Molten salt reactors are becoming a reality. Not only can they generate electricity safely, they produce large amounts of excess heat which heavy industry can use. Plus, solar and wind plants can store power as heat in the molten salt for later use and these reactors are especially good for providing cheap power for desalination.

Researchers at NRG, a Dutch nuclear materials firm, have begun the first tests of nuclear fission using thorium salts since experiments ended at Oak Ridge National Laboratory in the early 1970s.

Thorium has several advantages over uranium, the fuel that powers most nuclear reactors in service today. First, it’s much harder to weaponize. Second, as we pointed out last year in a long read on thorium-salt reactors, designs that call for using it in a liquid form are, essentially, self-regulating and fail-safe.

Molten salt reactors have many uses.

Desalination of seawater and brackish water is extremely energy intensive. The IMSR is uniquely suited to provide clean, heat energy and electric power on an industrial scale needed at cost-competitive prices to enable far greater deployment of desalination technologies today.

In addition to utilizing heat energy for desalination, hot industrial salts can be directed to a hot salt mass energy storage, a method that is already in use today. These hot salt thermal energy reservoirs supported by IMSR heat can be used as a grid sink for excess Wind and Solar electric power production. This system negates any need for grid-based electric power storage and is highly complementary to wind and solar power production. The cheap and effective salt-based thermal storage would act as an energy battery that will allow the demand curve to be supplied at the appropriate service levels without damaging surges taxing the grid system.

A US company is building them.

Terrestrial Energy’s Integral Molten Salt Reactor is designed to meet the rapidly rising demand for breakthrough energy technologies that can deliver clean, scalable, and cost-competitive heat and power to displace fossil-fuel combustion starting in the 2020s. The IMSR® is a fundamentally different reactor. It employs advanced molten-salt technology, which creates a far superior system to harness clean bountiful energy of the atom simply, safely and economically.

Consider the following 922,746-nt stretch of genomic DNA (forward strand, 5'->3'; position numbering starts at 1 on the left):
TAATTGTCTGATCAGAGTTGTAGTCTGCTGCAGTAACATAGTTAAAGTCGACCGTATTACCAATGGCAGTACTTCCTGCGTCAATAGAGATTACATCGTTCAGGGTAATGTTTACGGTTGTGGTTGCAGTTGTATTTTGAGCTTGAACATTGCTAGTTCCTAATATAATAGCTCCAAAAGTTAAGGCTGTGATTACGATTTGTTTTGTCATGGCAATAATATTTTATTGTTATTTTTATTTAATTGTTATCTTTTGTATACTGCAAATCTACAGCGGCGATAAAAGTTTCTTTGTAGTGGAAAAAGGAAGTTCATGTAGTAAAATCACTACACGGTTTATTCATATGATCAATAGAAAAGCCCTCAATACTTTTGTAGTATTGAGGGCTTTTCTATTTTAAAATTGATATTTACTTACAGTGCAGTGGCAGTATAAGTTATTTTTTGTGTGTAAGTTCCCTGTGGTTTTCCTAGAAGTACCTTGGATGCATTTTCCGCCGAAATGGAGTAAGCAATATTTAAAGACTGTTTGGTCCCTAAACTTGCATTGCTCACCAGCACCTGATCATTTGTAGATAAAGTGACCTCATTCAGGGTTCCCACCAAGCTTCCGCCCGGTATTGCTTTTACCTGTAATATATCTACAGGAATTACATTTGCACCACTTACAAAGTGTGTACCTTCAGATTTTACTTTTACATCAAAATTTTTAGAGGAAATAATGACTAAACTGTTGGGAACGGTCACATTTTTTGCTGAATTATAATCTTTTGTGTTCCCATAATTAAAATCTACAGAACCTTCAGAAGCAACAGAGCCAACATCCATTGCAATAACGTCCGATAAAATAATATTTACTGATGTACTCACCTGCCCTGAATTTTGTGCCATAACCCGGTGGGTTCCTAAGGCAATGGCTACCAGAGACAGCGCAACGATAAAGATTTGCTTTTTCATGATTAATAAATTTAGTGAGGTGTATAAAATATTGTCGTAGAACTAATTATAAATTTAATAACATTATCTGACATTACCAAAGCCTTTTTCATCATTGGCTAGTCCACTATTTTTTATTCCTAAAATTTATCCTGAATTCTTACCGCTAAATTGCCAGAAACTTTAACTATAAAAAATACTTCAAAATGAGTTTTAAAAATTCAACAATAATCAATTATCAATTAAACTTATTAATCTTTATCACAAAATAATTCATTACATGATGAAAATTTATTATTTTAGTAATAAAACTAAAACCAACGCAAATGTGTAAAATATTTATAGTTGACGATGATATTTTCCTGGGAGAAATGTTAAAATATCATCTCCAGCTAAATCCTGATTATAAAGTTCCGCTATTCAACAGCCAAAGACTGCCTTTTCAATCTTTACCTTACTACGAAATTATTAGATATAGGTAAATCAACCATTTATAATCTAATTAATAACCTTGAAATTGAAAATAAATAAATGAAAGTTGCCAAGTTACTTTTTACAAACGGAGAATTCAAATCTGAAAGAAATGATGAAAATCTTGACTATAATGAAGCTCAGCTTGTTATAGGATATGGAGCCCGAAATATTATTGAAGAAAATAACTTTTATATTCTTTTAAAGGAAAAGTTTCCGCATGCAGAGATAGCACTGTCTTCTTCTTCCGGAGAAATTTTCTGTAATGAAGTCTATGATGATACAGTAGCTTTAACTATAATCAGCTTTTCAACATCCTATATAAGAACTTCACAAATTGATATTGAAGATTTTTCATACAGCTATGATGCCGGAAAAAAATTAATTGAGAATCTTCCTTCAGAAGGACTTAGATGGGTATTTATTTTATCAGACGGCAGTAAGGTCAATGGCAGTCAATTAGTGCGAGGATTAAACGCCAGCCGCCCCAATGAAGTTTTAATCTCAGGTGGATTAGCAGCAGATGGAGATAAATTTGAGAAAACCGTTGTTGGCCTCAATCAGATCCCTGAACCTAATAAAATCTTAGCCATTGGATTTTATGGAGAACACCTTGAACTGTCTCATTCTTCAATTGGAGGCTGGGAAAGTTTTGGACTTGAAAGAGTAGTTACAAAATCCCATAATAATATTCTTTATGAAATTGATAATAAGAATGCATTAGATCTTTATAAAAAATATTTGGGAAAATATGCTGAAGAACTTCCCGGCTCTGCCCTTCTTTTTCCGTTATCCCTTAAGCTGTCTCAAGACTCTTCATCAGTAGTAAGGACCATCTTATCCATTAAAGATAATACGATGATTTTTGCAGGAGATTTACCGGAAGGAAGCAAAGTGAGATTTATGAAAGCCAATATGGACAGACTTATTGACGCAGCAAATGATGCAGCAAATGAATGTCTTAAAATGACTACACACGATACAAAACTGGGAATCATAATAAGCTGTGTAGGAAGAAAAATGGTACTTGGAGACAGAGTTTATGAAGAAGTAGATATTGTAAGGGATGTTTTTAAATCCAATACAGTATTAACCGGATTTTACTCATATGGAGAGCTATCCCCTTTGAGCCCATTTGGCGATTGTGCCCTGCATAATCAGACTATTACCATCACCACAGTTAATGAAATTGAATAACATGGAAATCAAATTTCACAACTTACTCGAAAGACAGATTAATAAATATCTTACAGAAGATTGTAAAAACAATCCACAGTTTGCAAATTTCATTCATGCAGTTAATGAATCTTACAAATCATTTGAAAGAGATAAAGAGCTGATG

Also the fuel in an MSR is already in liquid form, it cannot melt down and in an emergency situation it can be quickly drained out of the reactor into a passively cooled dump tank. MSRs designs have a freeze plug at the bottom of the core—a plug of salt, cooled by a fan to keep it at a temperature below the freezing point of the salt. If temperature rises beyond a critical point, the plug melts, and the liquid fuel in the core is immediately evacuated, pouring into a sub-critical geometry in a catch basin. This formidable safety tactic is only possible if the fuel is a liquid.

Installing new renewable energy requires upgraded grid

California utilities are confident they will reach the state-mandated goal of 50% in-state renewable energy by 2030. Their real challenge is upgrading the grid to handle power coming both ways, not just one way. Another issue is Community Choice Aggregation, where local entities, like cities, essentially form a co-op and buy their energy on the open market or from alternate sources, cutting down what the utility can sell to them.

SCE’s request includes spending on equipment that would enhance its ability to monitor its grid in real time. Irwin said that need comes from the changes that rising levels of DERs [Distributed Energy Resources] bring to the grid. For instance, most substations on its system are designed to channel one-way energy flows, but DERs result in two-way flows. SCE also says DERs have rendered most of its 4 kV circuits obsolete and in need of replacement.

Current regulation allows investor-owned utilities to impose an exit fee on CCAs to provide reimbursement for the costs of serving customers still on their system. One of the fronts in the battle over renewable integration is over the nature of those fees. It is an area of growing concern to the state’s utilities.

New installed solar blows the doors all other new energy

Renewable installations in 2016 accounted for two-thirds of all new energy. Solar PV accounted for 43% of that. Worldwide, new coal and natural gas plants are lagging way behind new renewable energy.

Solar PV is entering a new era. For the next five years, solar PV represents the largest annual capacity additions for renewables, well above wind and hydro. This marks a turning point and underpins our more optimistic solar PV forecast which is revised up by over one-third compared to last year’s report. This revision is driven by continuous technology cost reductions and unprecedented market dynamics in China as a consequence of policy changes.